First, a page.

Mar 11

First Base Prospect Dom Smith Optioned; Matz Sharp

Dominic Smith was sent to the minor league camp this morning, primarily to get more at-bats prior to the start of the season. Smith hasn’t had a good spring at the plate, hitting .185 with ten strikeouts in 27 at-bats, but he wasn’t going to make the Opening Day roster, anyway.

Smith hit .302 last season for Double-A Binghamton and will likely be assigned to Triple-A Las Vegas

“He just needs to keep on doing what he’s been doing,” said Keith Hernandez, former Mets Gold Glove first baseman and current SNY analyst. “He’s a future Gold Glover if he plays every day. He’s so smooth.”

Offensively, according to Hernandez, Smith needs to concentrate on hitting line drives and not worry about hitting for power, as that will come.

Assuming a full, and productive, season in Triple-A, Smith could be a September call-up and could make the 25-man roster next spring as the Mets don’t figure to bring back Lucas Duda, who is scheduled to become a free agent.

GOOD START FOR MATZ: Steven Matz made a strong start in Saturday’s 6-0 loss to the Nationals, giving up one unearned run (set up by Yoenis Cespedes’ error in left) on three hits with two strikeouts in three innings.

“The big thing is fastball command, trying to establish the fastball on both sides of the plate,” Matz said as to what he was trying to work on in his second start. “Comparing myself to last year, I think I’m ahead of where I was last year.”

As of now, Matz is third or fourth in the Mets’ rotation.

EXTRA INNINGS: Erik Goeddel, who is competing for a spot in the bullpen, gave up three runs in one inning. … Curtis Granderson had two hits. … Re-assigned to the minor league camp in addition to Smith were pitchers P.J. Conlon, Kevin McGowan, David Roseboom, Corey Taylor and Logan Taylor; infielders Phillip Evans and Luis Guillorme ; and outfielder Champ Stuart.

Mar 10

Mets Get Positive Showings From Harvey And Wheeler

Optimistic was the word of the day for the Mets regarding pitchers Matt Harvey and Zack Wheeler. Despite losing both of their split-squad games Friday, the Mets had to be encouraged from what they got from Harvey and Wheeler, both of whom are recovering from surgery.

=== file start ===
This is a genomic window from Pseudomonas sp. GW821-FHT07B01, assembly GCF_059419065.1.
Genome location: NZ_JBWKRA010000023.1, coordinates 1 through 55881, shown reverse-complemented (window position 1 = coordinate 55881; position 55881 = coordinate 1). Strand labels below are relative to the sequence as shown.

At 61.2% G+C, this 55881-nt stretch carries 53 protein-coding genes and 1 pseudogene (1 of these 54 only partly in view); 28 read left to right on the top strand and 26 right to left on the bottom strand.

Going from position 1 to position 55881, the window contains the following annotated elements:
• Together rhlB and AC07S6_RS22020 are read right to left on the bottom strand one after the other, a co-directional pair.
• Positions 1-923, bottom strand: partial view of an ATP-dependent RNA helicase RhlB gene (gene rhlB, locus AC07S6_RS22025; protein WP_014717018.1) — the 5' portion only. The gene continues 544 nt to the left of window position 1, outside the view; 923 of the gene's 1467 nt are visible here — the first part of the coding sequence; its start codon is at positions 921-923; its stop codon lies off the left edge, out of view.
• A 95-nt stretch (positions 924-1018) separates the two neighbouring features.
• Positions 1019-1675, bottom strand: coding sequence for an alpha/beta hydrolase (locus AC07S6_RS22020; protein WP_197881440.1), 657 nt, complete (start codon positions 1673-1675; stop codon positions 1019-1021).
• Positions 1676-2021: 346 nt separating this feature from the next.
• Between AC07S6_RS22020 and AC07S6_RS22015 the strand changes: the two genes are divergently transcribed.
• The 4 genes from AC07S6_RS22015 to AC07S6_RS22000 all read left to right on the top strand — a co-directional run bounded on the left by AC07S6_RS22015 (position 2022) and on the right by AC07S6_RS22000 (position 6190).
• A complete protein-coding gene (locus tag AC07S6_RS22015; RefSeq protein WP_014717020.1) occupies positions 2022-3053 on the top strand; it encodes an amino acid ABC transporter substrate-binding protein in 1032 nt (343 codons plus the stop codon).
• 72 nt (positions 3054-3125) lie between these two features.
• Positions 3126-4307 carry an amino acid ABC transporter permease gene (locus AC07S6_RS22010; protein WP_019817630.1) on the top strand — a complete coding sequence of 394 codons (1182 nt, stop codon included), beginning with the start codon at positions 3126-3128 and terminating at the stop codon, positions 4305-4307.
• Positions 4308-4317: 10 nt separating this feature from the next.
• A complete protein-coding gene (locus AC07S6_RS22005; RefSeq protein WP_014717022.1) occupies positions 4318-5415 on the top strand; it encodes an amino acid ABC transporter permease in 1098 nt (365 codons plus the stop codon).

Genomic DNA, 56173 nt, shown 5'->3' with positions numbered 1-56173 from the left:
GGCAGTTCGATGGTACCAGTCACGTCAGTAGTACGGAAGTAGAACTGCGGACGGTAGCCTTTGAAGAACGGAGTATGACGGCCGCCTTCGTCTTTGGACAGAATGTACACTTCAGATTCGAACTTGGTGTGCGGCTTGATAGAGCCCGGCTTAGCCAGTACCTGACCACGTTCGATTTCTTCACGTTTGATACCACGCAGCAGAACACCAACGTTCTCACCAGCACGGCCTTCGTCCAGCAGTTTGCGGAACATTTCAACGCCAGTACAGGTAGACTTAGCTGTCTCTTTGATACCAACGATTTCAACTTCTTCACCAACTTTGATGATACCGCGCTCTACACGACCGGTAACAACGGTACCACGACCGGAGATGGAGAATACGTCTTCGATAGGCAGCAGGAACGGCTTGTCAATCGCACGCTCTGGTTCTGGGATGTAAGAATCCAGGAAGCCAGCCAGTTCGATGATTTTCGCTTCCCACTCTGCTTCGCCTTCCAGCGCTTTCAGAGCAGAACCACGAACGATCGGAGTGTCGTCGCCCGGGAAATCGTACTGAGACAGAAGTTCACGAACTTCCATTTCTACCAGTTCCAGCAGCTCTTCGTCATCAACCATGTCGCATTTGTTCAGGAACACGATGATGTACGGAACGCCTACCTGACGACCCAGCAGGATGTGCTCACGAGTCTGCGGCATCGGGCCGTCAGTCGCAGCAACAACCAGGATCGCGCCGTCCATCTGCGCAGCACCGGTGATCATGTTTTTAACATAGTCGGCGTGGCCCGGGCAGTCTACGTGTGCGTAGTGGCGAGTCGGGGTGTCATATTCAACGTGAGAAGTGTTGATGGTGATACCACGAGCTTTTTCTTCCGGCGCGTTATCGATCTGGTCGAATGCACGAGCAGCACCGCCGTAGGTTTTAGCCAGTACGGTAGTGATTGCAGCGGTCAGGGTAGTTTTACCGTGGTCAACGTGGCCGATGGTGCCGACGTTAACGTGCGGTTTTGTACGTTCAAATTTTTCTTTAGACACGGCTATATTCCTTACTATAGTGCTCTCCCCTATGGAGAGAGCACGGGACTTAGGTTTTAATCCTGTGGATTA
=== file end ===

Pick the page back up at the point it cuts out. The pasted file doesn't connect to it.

HARVEY: Another positive step. (Getty)

HARVEY: Another positive step. (Getty)

Hit in his first start, Harvey gave up only one run in their 7-6 loss to Houston. In their other game, Wheeler, who hasn’t pitched in nearly two years, gave up a run in two innings in the Mets’ 5-2 loss to the Braves.

Harvey topped out at 92 mph., but insisted he’ll reach the upper 90s before the end of spring training.

“Definitely an improvement from the first one,” Harvey, who pitched with a stiff neck, told reporters. “I think it’s just a matter of time before things click and mechanics click, timing clicks. But I think overall it was definitely a plus. … It’s nice to go up there and throw 97 to 100 mph. or whatnot, but you need to figure out how to pitch. It’s been awhile since I’ve been in a competition like that, so for me, I think it’s a matter of time.”

Velocity isn’t the issue for Harvey. It is command and movement on his pitches. It is also working in his slider and change-up, which he did today.

Harvey is approaching his recovery with the right mindset. Eventually, he’ll throw harder, but he’s right in saying there’s time and the most important thing is to get back to pitching.

Harvey is currently slotted third or fourth in the rotation, but Wheeler will likely open the season in an extended spring training. That is the presumption considering he’s on an innings limit of 110.

Wheeler, who underwent Tommy John surgery in March of 2015, had a simple objective.

“As long as I came out of this healthy today, that was my No. 1 goal,” Wheeler told reporters. “I’ve been going through this for two years now, so whatever happened, happened. I got a strikeout and gave up a home run. All of that really doesn’t matter right now. I’m just glad I’m healthy right now.”

Mar 09

DeGrom Continues To Be Sharp

The early returns have been good for Jacob deGrom, who threw four shutout innings in today’s 5-5 tie with Detroit.